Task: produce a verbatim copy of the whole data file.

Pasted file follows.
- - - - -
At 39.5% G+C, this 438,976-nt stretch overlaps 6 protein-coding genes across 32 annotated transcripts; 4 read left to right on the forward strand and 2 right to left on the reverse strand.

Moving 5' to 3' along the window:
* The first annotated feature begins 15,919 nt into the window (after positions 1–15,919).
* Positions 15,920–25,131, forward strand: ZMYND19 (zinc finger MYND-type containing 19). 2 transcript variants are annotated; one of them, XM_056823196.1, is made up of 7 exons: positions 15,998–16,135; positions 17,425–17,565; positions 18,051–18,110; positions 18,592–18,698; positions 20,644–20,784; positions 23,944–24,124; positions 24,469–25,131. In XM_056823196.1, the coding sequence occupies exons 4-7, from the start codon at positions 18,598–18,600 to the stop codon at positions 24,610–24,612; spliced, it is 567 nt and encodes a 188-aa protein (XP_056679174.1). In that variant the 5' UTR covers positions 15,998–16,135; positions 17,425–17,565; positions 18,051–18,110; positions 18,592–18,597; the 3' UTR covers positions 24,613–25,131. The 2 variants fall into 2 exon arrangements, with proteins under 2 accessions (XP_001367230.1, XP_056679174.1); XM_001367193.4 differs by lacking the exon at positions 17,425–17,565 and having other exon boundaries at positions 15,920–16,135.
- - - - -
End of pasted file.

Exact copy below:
At 39.5% G+C, this 438,976-nt stretch overlaps 6 protein-coding genes across 32 annotated transcripts; 4 read left to right on the forward strand and 2 right to left on the reverse strand.

Moving 5' to 3' along the window:
* The first annotated feature begins 15,919 nt into the window (after positions 1–15,919).
* Positions 15,920–25,131, forward strand: ZMYND19 (zinc finger MYND-type containing 19). 2 transcript variants are annotated; one of them, XM_056823196.1, is made up of 7 exons: positions 15,998–16,135; positions 17,425–17,565; positions 18,051–18,110; positions 18,592–18,698; positions 20,644–20,784; positions 23,944–24,124; positions 24,469–25,131. In XM_056823196.1, the coding sequence occupies exons 4-7, from the start codon at positions 18,598–18,600 to the stop codon at positions 24,610–24,612; spliced, it is 567 nt and encodes a 188-aa protein (XP_056679174.1). In that variant the 5' UTR covers positions 15,998–16,135; positions 17,425–17,565; positions 18,051–18,110; positions 18,592–18,597; the 3' UTR covers positions 24,613–25,131. The 2 variants fall into 2 exon arrangements, with proteins under 2 accessions (XP_001367230.1, XP_056679174.1); XM_001367193.4 differs by lacking the exon at positions 17,425–17,565 and having other exon boundaries at positions 15,920–16,135.